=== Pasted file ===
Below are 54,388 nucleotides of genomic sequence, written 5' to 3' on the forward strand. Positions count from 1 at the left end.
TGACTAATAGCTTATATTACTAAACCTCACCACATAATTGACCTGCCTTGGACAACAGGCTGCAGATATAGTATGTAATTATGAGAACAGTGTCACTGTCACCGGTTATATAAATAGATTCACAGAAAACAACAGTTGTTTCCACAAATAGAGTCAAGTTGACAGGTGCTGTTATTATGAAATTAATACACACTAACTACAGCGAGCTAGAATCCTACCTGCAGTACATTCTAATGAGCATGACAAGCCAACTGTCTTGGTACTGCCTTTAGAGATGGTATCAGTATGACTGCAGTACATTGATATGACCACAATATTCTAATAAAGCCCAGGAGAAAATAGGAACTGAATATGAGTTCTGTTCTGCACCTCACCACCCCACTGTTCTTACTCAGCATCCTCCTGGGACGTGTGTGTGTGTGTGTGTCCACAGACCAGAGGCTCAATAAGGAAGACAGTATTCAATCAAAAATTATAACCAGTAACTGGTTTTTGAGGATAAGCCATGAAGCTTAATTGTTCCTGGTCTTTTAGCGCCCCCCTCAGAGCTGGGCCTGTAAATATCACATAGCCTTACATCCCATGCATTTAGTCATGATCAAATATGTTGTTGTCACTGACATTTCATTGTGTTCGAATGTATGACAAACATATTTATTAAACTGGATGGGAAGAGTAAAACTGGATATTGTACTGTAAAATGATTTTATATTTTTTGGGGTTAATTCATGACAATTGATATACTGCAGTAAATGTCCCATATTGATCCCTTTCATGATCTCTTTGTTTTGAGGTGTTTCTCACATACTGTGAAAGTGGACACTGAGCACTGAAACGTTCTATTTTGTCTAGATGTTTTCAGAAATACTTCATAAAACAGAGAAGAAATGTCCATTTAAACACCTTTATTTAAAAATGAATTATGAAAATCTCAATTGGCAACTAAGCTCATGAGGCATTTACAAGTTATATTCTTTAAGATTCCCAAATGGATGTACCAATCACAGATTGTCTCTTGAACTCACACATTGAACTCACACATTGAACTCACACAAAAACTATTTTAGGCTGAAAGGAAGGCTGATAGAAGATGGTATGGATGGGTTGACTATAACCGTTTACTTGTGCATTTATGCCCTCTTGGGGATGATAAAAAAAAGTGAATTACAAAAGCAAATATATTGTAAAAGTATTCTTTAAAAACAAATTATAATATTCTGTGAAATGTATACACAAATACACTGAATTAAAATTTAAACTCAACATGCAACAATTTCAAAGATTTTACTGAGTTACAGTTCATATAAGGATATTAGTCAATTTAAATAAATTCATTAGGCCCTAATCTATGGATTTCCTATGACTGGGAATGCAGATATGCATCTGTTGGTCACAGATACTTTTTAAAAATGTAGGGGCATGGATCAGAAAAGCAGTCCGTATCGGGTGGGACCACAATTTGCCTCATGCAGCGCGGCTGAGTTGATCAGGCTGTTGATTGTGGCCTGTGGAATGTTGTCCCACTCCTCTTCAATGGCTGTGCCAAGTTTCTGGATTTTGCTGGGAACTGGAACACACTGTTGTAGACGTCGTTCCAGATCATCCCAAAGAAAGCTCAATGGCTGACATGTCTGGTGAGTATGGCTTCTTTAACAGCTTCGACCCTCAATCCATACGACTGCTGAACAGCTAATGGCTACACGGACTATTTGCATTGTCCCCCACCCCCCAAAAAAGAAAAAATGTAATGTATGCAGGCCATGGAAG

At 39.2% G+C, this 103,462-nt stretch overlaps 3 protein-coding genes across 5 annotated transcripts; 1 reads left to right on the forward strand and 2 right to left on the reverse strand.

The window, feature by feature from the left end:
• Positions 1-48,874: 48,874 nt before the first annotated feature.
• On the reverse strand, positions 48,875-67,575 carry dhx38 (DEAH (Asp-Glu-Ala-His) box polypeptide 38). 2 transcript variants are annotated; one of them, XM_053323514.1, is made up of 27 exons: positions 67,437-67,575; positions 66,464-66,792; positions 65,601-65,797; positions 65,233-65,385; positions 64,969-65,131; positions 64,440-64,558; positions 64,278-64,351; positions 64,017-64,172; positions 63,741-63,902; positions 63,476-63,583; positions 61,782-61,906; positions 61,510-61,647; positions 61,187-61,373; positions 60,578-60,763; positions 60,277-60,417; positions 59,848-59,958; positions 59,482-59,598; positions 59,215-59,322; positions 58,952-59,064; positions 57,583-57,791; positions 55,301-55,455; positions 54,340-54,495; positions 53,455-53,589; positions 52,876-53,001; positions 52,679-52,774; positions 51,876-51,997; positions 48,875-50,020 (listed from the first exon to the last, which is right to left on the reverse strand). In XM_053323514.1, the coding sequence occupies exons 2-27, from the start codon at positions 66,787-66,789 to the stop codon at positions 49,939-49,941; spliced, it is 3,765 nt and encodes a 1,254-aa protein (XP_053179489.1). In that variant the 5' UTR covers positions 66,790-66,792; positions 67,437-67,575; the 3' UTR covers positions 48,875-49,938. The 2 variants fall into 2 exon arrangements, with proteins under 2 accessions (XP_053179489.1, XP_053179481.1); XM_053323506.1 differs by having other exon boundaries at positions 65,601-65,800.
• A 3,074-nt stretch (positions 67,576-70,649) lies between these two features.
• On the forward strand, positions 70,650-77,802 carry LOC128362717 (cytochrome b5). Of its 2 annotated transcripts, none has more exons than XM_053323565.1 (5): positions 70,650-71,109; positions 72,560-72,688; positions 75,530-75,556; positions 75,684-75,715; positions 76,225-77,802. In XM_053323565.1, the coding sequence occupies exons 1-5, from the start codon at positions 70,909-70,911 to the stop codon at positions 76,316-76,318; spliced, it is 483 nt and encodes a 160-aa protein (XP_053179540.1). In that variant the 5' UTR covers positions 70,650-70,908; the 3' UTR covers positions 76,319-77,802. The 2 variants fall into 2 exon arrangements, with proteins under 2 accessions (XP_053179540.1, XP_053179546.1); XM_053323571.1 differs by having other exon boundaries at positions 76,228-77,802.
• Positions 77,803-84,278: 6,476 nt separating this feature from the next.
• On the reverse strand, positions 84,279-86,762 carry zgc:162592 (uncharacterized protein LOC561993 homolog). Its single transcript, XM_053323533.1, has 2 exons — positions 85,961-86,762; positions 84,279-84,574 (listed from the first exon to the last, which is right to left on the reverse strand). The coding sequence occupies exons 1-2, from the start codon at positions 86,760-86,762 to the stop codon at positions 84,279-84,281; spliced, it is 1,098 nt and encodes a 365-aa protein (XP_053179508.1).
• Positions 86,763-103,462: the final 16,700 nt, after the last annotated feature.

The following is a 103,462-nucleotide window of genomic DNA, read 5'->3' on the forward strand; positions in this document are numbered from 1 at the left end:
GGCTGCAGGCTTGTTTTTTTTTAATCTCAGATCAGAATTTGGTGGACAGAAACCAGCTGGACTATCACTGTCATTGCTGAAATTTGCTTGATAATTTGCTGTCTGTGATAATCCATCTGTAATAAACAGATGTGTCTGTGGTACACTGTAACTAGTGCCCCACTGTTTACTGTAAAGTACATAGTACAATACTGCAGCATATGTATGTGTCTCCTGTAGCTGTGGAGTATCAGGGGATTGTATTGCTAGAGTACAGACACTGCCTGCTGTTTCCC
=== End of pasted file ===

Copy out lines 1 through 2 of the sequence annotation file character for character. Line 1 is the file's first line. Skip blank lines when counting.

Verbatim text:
Below are 54,388 nucleotides of genomic sequence, written 5' to 3' on the forward strand. Positions count from 1 at the left end.
TGACTAATAGCTTATATTACTAAACCTCACCACATAATTGACCTGCCTTGGACAACAGGCTGCAGATATAGTATGTAATTATGAGAACAGTGTCACTGTCACCGGTTATATAAATAGATTCACAGAAAACAACAGTTGTTTCCACAAATAGAGTCAAGTTGACAGGTGCTGTTATTATGAAATTAATACACACTAACTACAGCGAGCTAGAATCCTACCTGCAGTACATTCTAATGAGCATGACAAGCCAACTGTCTTGGTACTGCCTTTAGAGATGGTATCAGTATGACTGCAGTACATTGATATGACCACAATATTCTAATAAAGCCCAGGAGAAAATAGGAACTGAATATGAGTTCTGTTCTGCACCTCACCACCCCACTGTTCTTACTCAGCATCCTCCTGGGACGTGTGTGTGTGTGTGTGTCCACAGACCAGAGGCTCAATAAGGAAGACAGTATTCAATCAAAAATTATAACCAGTAACTGGTTTTTGAGGATAAGCCATGAAGCTTAATTGTTCCTGGTCTTTTAGCGCCCCCCTCAGAGCTGGGCCTGTAAATATCACATAGCCTTACATCCCATGCATTTAGTCATGATCAAATATGTTGTTGTCACTGACATTTCATTGTGTTCGAATGTATGACAAACATATTTATTAAACTGGATGGGAAGAGTAAAACTGGATATTGTACTGTAAAATGATTTTATATTTTTTGGGGTTAATTCATGACAATTGATATACTGCAGTAAATGTCCCATATTGATCCCTTTCATGATCTCTTTGTTTTGAGGTGTTTCTCACATACTGTGAAAGTGGACACTGAGCACTGAAACGTTCTATTTTGTCTAGATGTTTTCAGAAATACTTCATAAAACAGAGAAGAAATGTCCATTTAAACACCTTTATTTAAAAATGAATTATGAAAATCTCAATTGGCAACTAAGCTCATGAGGCATTTACAAGTTATATTCTTTAAGATTCCCAAATGGATGTACCAATCACAGATTGTCTCTTGAACTCACACATTGAACTCACACATTGAACTCACACAAAAACTATTTTAGGCTGAAAGGAAGGCTGATAGAAGATGGTATGGATGGGTTGACTATAACCGTTTACTTGTGCATTTATGCCCTCTTGGGGATGATAAAAAAAAGTGAATTACAAAAGCAAATATATTGTAAAAGTATTCTTTAAAAACAAATTATAATATTCTGTGAAATGTATACACAAATACACTGAATTAAAATTTAAACTCAACATGCAACAATTTCAAAGATTTTACTGAGTTACAGTTCATATAAGGATATTAGTCAATTTAAATAAATTCATTAGGCCCTAATCTATGGATTTCCTATGACTGGGAATGCAGATATGCATCTGTTGGTCACAGATACTTTTTAAAAATGTAGGGGCATGGATCAGAAAAGCAGTCCGTATCGGGTGGGACCACAATTTGCCTCATGCAGCGCGGCTGAGTTGATCAGGCTGTTGATTGTGGCCTGTGGAATGTTGTCCCACTCCTCTTCAATGGCTGTGCCAAGTTTCTGGATTTTGCTGGGAACTGGAACACACTGTTGTAGACGTCGTTCCAGATCATCCCAAAGAAAGCTCAATGGCTGACATGTCTGGTGAGTATGGCTTCTTTAACAGCTTCGACCCTCAATCCATACGACTGCTGAACAGCTAATGGCTACACGGACTATTTGCATTGTCCCCCACCCCCCAAAAAAGAAAAAATGTAATGTATGCAGGCCATGGAAG